BROOMFIELD, Colo. -- Pete Fenson and Joe Polo were free agents, available to any curling team in need of swift sweeping and stellar stone throwing.
Fenson and Polo, part of the bronze medal-winning squad at the 2006 Olympics, went loose when their crew, Team Fenson, failed to qualify for the U.S. Olympic curling trials this week.
So Fenson joined Team Romaniuk on an interim basis as an alternate, lending his expertise more as a coach than player.
And Polo went to Team Farbelow, serving as a second (think pitcher who's an eighth-inning specialist).
Now, both have a chance to return to the Olympics.
"It didn't take me long to decide it was a good idea," said Fenson, who owns a pair of pizza parlors near his hometown of Bemidji, Minn.
Just a month ago, Fenson and Polo thought their seasons were finished, a chance to represent the U.S. at the 2010 Vancouver Games all but melted away.
Then, their phones started ringing.
Offers to fill in on rival teams arrived, allowed by the rules as long as teams don't already have a fifth member.
How could they resist the temptation to try to qualify for another Olympics?
Turns out, they couldn't.
But breaking apart, even just for the trials, was a difficult decision.
"I'd like to be here with my regular team. But it's nice to be wanted," said Polo, whose squad, along with that of Fenson, is currently in a five-team logjam for third place with three rounds left in pool play.
Team Fenson captured a nation's notice with their performance at the Turin Olympics, winning America's first-ever medal in curling.
Fenson, Polo, Shawn Rojeski and John Shuster -- now captain of Team Shuster here at the trials -- were curling curiosities, masters of a sport set on ice that combines elements of chess, bowling and shuffleboard.
They received a ton of attention for their accomplishments.
"Unbelievable," Fenson said of the exposure. "Television does crazy things for people."
Like get Polo spotted in Fort Myers, Fla., which isn't exactly a hot bed for curling.
Polo was taking a vacation there last spring, relaxing by the beach, when a person approached him. They recognized him from somewhere, asking him if he was a celebrity.
"I told them that and they were like, 'That's why you look so familiar,'" said Polo, who lives in Duluth, Minn. "Just to be back here, playing in the Olympic trials again, having a chance to go back, it's wonderful."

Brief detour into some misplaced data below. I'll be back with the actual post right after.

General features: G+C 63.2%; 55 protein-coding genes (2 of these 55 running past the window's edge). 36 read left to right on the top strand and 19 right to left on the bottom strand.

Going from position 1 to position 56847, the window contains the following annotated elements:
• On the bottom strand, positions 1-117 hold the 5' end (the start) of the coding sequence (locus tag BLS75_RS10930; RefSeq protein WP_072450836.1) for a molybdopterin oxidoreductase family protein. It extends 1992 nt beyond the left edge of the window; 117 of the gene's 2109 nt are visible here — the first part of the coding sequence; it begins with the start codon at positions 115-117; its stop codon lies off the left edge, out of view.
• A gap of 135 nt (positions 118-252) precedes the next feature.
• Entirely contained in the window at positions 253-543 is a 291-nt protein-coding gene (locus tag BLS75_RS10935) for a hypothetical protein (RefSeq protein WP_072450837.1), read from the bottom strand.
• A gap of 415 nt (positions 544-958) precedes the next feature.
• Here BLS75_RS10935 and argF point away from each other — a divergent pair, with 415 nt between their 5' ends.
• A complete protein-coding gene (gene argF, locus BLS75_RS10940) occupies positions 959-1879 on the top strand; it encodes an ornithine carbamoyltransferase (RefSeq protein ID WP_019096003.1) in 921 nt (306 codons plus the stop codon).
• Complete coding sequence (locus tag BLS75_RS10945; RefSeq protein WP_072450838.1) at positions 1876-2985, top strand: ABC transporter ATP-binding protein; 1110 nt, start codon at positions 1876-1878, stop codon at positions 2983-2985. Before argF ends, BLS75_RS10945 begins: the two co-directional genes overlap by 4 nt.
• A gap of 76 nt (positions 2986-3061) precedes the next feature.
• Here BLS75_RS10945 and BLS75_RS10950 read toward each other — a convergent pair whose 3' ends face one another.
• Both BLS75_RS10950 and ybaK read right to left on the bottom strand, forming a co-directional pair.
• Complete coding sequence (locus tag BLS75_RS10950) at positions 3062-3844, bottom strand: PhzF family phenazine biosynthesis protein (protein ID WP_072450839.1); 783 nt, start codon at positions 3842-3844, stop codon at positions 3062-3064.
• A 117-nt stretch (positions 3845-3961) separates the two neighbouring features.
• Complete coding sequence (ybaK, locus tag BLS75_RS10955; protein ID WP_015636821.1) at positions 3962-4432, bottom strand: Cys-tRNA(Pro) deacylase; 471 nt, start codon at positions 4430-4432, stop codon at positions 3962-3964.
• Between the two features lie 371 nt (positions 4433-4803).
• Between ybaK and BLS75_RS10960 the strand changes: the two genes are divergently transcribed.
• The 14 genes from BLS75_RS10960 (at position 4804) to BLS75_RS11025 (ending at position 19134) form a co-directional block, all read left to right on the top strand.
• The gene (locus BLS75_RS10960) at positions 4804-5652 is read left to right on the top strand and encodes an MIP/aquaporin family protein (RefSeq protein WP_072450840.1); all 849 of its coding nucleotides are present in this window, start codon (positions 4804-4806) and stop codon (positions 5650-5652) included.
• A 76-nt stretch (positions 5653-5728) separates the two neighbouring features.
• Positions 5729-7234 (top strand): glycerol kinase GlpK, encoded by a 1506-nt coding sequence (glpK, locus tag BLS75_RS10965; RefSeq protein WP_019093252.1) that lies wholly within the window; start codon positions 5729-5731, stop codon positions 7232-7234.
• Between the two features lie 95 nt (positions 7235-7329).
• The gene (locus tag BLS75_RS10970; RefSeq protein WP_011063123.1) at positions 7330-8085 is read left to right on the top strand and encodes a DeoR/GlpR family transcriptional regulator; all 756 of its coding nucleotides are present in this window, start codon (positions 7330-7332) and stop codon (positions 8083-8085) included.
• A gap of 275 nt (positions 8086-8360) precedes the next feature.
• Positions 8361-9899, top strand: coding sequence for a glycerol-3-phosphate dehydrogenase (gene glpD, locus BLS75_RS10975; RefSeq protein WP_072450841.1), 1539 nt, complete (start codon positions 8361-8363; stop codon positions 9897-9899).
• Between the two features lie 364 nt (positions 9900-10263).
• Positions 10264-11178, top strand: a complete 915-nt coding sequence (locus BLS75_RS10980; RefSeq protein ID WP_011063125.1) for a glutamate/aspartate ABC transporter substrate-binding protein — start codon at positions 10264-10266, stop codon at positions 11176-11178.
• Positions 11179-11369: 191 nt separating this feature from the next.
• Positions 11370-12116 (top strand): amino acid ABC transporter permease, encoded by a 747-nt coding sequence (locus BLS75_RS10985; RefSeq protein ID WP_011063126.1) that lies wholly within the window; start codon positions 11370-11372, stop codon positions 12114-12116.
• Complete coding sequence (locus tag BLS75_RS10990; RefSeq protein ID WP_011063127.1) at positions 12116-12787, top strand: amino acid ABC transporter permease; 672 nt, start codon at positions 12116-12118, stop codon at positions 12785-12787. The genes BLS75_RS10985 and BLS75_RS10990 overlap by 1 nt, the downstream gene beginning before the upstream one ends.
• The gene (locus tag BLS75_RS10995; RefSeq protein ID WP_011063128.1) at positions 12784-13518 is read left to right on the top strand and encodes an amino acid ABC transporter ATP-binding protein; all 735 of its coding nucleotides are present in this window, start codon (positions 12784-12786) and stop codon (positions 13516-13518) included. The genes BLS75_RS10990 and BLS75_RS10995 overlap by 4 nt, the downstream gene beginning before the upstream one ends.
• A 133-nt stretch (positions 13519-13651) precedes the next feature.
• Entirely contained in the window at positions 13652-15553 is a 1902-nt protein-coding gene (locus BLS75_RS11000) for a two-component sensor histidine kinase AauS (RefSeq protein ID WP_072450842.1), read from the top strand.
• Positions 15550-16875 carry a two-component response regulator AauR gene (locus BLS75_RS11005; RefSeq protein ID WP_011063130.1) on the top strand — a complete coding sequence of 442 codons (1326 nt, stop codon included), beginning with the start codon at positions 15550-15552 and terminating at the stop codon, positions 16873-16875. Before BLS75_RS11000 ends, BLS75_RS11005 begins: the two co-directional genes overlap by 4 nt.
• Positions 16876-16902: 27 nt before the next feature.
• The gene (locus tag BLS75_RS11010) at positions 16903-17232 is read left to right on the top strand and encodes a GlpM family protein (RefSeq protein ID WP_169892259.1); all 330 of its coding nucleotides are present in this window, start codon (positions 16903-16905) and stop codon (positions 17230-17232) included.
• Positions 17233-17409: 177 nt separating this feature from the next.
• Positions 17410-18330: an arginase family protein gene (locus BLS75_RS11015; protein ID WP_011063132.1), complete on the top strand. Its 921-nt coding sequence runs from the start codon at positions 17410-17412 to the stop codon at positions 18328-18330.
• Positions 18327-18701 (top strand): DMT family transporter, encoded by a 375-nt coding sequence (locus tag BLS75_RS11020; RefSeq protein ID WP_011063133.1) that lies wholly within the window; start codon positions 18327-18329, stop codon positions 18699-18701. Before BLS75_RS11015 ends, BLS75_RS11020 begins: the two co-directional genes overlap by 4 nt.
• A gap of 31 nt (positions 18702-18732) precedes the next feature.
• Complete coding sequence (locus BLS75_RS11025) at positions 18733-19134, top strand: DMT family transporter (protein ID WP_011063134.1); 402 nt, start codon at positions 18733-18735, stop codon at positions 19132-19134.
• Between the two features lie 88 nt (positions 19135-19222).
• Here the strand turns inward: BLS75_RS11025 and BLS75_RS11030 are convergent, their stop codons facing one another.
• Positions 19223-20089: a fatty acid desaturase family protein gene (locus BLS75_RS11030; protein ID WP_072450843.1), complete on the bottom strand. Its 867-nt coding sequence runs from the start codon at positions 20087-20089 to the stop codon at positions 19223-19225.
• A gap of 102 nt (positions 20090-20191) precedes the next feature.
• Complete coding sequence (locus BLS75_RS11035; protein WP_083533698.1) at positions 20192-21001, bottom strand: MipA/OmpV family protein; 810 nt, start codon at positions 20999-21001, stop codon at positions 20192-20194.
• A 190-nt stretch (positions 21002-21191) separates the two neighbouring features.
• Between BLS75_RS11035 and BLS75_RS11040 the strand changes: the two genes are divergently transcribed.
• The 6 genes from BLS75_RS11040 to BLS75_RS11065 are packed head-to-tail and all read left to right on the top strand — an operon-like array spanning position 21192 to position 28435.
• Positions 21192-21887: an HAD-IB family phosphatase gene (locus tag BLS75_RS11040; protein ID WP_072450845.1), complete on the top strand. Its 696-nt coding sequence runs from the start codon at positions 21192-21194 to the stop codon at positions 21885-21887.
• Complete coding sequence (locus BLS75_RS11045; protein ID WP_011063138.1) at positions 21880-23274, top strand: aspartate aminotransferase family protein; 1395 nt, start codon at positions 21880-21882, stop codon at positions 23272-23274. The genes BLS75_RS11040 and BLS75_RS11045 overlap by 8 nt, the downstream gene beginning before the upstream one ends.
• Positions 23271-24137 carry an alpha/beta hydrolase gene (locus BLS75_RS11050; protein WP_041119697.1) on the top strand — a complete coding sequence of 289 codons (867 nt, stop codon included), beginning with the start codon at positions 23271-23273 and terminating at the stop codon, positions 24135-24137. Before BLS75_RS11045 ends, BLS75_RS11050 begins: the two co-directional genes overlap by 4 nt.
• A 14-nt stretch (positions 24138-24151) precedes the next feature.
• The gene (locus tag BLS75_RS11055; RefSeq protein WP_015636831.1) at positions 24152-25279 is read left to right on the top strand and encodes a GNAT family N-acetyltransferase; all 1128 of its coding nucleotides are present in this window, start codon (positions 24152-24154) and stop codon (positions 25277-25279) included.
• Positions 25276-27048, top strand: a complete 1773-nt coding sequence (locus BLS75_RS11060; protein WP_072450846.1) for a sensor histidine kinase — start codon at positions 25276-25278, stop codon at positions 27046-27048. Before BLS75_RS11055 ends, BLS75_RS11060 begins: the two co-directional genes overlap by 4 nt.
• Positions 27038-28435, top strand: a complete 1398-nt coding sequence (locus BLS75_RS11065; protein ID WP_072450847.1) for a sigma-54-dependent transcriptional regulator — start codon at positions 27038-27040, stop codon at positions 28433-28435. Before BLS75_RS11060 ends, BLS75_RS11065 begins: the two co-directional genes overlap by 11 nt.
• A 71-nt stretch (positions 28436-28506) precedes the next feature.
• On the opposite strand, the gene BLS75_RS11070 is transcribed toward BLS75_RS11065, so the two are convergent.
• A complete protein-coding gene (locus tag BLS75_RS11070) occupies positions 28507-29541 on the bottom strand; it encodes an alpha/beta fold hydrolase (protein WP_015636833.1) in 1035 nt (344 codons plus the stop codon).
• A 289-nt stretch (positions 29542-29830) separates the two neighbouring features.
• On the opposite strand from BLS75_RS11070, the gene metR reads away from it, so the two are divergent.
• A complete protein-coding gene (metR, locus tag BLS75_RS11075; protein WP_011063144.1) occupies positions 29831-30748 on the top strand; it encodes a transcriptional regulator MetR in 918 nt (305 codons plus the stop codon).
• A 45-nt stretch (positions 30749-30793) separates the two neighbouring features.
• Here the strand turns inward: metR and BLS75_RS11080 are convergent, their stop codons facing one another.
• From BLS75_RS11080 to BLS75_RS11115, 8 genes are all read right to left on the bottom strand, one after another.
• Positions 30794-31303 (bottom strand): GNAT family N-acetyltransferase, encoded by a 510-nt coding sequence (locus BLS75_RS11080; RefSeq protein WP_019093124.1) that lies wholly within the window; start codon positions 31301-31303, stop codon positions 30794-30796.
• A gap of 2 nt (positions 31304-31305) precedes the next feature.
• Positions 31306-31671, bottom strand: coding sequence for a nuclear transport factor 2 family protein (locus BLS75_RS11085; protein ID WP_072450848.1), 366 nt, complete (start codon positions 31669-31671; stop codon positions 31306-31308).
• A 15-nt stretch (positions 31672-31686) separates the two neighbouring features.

Fenson is used to being a captain. He's good at what he does, a five-time U.S. national champion.
Yet this coaching role appeals to him. It's something different.
Fenson was told when he joined Team Romaniuk there wouldn't be many chances to roll the rock for the squad. They had a full crew of Greg Romaniuk, Doug Pottinger, Leon Romaniuk and Troy Schroeder, all solid stone throwers.
They wanted Fenson around for his knowledge and to lean on for advice.
"It sounded like a good opportunity," Fenson said. "I thought it would be a new way for me to experience the playoffs and thought possibly I could help them out a little bit. I offer some insight on how to play the game, how to handle situations -- just another pair of eyes."
Polo was added to Team Farbelow fully knowing he'd have a spot on the ice, turning down several offers from teams wanting him simply to be an alternate.
Before agreeing, though, Polo asked to speak with each member of the team, just to make sure there wouldn't be any animosity.
Not a problem.
"We're having a lot of fun playing," Polo said.
On Monday night, Polo's squad ran up against the one Fenson assists, the two teammates turned temporary combatants bantering back and forth during the entire match.
So much for any awkwardness.
Then again, it was at Fenson's insistence that Polo even considered another team's offer.
"Joe was like, 'What do you think, Skipper?' I was like, 'Play man, play,'" Fenson said. "He's playing well and their team is playing well, too."
Behind Fenson's coaching tips, Team Romaniuk has turned in a solid performance as well.
Fenson and Polo have been a couple of solid free agent pickups.
Bronze medalists usually are.